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Offline Mr. Scram

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Re: Snake oil
« Reply #935 on: November 05, 2017, 12:41:36 am »
No I'm saying that it's a tool. It is a device for producing something. It's a complicated screwdriver. It's an income generator for me. The screwdriver happens not to disintegrate in your hands. The implication that you are a dumbass for picking a tool is immature and reminiscent of the "my dad can fight your dad" in the playground  :palm:

If something doesn't do something at all or fails to live up to its claims then that's on topic.
I'm still not quite sure what the "fixing shit" comment was meant to convey, but I understand you're saying they're tools that happen to be convenient to you? My biggest problem with Apple right now is that providing support for multiple platforms isn't always convenient or easy, but more of a logistics thing, rather than brand specific.

Unfortunately, you can see people showing this behaviour everywhere. AMD versus Nvidia. Makita versus Bosch. Ford versus Chevy. Somehow people love to live in camps and defend it to the death, typically against all reason. I'm glad not everyone likes it exactly like I do, because things would become fairly unworkable rather soon.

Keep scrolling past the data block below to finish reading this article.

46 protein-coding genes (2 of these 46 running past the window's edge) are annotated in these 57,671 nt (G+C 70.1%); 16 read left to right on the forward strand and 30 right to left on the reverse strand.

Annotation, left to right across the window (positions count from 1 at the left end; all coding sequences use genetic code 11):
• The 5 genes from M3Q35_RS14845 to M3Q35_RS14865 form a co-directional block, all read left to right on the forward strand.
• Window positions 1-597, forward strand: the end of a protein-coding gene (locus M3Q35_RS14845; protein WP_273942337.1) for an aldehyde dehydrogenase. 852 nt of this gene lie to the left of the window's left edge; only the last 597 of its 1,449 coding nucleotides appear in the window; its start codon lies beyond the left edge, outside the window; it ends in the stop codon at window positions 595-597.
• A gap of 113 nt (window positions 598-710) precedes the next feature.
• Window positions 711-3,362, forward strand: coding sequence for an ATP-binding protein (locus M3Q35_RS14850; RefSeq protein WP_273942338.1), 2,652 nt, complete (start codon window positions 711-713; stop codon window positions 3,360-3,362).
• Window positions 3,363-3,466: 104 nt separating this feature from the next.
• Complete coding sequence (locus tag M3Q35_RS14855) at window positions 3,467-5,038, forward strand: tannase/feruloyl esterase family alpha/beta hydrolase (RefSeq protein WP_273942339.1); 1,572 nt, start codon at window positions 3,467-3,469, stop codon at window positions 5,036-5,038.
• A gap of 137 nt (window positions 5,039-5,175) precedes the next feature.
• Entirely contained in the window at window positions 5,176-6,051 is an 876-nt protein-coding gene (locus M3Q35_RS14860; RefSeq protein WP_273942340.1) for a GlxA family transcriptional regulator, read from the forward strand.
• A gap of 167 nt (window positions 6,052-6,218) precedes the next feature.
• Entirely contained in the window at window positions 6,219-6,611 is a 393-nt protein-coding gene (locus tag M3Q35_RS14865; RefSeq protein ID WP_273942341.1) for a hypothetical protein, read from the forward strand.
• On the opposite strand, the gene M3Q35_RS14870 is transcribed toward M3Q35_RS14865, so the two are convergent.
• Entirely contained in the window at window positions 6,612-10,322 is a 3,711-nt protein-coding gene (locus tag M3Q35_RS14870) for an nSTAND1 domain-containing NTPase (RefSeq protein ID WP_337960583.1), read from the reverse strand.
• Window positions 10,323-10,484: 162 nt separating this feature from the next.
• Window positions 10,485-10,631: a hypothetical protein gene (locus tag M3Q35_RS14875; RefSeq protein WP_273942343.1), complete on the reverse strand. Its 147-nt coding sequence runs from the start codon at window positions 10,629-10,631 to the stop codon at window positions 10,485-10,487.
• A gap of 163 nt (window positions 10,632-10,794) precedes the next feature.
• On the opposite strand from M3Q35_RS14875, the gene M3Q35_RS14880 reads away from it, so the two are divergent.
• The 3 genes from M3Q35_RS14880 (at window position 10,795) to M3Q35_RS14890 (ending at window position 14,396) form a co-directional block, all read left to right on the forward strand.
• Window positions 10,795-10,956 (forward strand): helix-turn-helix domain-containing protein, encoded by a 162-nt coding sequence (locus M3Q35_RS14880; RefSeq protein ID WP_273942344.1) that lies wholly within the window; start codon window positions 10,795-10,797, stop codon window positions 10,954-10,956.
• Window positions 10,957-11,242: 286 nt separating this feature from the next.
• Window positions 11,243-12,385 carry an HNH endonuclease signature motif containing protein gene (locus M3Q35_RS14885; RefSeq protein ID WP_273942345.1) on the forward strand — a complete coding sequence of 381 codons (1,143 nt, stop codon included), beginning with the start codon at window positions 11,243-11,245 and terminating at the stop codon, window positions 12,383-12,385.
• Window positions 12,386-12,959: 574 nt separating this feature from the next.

Offline CJay

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Re: Snake oil
« Reply #936 on: November 06, 2017, 09:39:43 am »
Like me with my 2x MBP's, 4x iPhones, 1x iMac, 1x Apple TV in the house  :box:

(I use them because I make glorious piles of money rather than fixing shit)

Apple fan boi here too, our 3 main computers in our house are Mac's, but I also run a Linux server and a Windows server. Using Mac's means ease of use and a generally hassle free computing experience. They also last 7 - 10 years (my 2007 MacBook is only just EOL now) so are worth the cost.

Longevity is a regular advantage claimed for Macs and it's a claim that holds up, they do last pretty well but then so do pro grade Wintel machines, what don't last all that well are the bargain basement recycled yoghurt pot Wintel computers you can buy for a fifth of (or lower) price.

I've only just retired my HP Elitebook 6930p and the only reason is because something better came along, coupled with the prohibitive price of sticking more obsolete and now expensive memory into it.

It was getting on for 8-9 years old and still working perfectly well.

I like Macs, they work, what I don't like is Apple and the horrifically high prices they charge.